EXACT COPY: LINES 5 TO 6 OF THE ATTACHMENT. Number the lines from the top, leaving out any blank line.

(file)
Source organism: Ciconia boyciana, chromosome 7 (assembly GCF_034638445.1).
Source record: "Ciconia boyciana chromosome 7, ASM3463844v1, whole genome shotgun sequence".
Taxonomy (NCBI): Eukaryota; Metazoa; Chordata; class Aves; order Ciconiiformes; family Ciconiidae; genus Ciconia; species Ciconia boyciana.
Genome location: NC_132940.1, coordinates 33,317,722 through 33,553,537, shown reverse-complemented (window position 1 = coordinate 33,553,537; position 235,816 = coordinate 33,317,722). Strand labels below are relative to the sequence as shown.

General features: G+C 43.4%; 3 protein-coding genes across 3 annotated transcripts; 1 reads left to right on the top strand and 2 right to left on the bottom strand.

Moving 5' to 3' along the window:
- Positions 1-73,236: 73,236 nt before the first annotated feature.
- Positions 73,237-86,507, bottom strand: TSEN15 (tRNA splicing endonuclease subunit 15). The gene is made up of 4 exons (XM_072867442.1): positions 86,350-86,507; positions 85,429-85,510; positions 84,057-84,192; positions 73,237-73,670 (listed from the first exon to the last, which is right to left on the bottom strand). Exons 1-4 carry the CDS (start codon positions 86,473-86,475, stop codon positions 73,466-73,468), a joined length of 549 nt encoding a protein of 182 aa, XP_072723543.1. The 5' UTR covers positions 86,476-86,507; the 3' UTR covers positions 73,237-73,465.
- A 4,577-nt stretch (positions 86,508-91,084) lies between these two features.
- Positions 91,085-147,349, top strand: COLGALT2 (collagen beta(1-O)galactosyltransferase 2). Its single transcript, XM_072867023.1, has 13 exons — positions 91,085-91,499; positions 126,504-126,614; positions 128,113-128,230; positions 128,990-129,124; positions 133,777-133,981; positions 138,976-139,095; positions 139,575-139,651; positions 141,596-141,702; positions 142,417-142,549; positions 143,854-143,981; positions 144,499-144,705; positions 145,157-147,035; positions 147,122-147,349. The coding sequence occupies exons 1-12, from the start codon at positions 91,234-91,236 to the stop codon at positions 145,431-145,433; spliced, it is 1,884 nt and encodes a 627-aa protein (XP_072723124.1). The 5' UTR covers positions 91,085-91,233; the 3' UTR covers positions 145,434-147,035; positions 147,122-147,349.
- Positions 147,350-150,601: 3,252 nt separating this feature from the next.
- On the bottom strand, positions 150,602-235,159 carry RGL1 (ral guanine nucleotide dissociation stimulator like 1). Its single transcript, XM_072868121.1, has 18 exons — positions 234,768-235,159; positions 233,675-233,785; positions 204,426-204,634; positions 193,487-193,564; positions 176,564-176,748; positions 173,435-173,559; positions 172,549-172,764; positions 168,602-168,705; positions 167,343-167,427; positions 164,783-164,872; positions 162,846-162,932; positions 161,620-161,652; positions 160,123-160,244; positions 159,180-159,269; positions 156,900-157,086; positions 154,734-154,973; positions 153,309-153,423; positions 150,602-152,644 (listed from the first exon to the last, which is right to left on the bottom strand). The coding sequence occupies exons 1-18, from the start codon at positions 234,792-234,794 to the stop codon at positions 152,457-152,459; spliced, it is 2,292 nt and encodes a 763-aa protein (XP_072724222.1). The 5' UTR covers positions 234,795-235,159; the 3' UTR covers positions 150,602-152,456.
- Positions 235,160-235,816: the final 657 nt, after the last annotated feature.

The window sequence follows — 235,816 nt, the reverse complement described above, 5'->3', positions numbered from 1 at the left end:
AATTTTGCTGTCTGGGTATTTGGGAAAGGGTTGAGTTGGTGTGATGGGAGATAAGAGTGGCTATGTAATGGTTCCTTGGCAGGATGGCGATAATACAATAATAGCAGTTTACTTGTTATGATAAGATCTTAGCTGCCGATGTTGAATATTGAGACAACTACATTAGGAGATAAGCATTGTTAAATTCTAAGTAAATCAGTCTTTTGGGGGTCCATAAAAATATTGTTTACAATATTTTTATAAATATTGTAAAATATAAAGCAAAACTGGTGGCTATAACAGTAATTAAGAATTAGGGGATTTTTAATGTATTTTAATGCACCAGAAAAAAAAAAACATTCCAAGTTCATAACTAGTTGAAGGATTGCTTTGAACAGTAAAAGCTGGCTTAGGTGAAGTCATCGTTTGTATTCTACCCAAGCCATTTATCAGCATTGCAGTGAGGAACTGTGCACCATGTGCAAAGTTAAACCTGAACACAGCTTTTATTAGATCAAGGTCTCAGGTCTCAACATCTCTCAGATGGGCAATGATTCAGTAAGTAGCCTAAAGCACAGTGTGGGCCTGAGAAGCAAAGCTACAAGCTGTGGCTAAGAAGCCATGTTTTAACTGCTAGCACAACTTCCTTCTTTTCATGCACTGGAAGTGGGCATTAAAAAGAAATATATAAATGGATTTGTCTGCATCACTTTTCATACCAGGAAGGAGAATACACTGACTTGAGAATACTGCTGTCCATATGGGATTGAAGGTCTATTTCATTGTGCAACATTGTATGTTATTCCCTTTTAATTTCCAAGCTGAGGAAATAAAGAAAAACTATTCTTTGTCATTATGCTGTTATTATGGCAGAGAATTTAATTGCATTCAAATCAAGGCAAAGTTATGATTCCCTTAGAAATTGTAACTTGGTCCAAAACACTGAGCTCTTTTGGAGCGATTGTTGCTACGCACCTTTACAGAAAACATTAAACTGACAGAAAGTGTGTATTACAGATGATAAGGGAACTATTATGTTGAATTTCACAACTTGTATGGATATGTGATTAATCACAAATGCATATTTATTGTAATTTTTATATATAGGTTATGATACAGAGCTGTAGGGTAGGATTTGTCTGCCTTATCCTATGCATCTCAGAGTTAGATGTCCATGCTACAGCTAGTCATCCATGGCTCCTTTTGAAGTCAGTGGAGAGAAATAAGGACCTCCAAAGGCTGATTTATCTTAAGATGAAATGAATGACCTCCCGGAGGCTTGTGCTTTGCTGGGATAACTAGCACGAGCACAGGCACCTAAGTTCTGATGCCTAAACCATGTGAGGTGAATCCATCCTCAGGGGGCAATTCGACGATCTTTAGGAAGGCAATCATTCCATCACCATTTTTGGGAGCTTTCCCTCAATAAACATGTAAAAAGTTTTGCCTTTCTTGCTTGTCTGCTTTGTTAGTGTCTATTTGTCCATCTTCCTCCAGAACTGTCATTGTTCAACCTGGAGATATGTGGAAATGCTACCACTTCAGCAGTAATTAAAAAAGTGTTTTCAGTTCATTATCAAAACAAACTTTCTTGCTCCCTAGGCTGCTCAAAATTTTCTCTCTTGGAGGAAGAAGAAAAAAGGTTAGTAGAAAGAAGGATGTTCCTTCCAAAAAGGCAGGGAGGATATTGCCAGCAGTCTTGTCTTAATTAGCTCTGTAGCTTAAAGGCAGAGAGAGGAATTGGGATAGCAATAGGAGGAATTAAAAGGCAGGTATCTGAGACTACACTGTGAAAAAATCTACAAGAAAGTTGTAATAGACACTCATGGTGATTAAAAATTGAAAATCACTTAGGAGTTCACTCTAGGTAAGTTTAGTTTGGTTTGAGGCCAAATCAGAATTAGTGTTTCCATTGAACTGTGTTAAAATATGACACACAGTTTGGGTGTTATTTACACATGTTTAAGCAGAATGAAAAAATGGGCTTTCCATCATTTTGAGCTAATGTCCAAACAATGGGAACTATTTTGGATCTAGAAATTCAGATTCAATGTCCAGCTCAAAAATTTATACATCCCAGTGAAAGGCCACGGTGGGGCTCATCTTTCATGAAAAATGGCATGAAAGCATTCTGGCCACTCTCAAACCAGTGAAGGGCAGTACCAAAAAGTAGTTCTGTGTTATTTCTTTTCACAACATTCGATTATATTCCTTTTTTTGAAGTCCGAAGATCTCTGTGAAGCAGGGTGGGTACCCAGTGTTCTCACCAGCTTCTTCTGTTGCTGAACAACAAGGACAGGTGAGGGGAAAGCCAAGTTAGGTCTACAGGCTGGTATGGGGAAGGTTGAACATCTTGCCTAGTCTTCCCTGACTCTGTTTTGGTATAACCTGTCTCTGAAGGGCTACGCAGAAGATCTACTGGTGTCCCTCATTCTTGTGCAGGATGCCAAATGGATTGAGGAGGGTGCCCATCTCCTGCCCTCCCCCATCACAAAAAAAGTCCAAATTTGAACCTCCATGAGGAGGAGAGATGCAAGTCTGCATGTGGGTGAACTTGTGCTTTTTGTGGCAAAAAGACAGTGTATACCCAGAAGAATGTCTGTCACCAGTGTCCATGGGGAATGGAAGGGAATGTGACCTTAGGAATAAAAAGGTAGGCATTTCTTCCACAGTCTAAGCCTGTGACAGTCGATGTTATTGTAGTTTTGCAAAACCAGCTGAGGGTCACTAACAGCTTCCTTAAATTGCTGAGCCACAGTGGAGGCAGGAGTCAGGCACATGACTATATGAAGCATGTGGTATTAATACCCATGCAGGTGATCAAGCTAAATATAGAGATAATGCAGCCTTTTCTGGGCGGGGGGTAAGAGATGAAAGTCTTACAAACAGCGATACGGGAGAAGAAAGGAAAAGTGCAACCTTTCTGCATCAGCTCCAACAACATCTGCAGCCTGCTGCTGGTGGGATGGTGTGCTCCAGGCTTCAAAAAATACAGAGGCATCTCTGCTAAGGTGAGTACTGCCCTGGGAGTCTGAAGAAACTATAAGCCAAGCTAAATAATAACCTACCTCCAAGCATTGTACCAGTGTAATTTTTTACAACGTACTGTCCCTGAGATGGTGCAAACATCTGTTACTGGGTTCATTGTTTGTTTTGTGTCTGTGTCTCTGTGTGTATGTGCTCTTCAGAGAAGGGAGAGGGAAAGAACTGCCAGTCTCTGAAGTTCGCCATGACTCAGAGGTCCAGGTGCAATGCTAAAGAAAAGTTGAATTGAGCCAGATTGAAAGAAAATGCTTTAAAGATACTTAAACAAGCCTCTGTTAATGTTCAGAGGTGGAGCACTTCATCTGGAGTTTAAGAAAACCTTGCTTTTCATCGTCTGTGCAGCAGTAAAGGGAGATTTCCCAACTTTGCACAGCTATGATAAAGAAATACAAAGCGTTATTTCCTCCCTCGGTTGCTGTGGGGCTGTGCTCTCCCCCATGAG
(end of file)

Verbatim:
General features: G+C 43.4%; 3 protein-coding genes across 3 annotated transcripts; 1 reads left to right on the top strand and 2 right to left on the bottom strand.

Moving 5' to 3' along the window: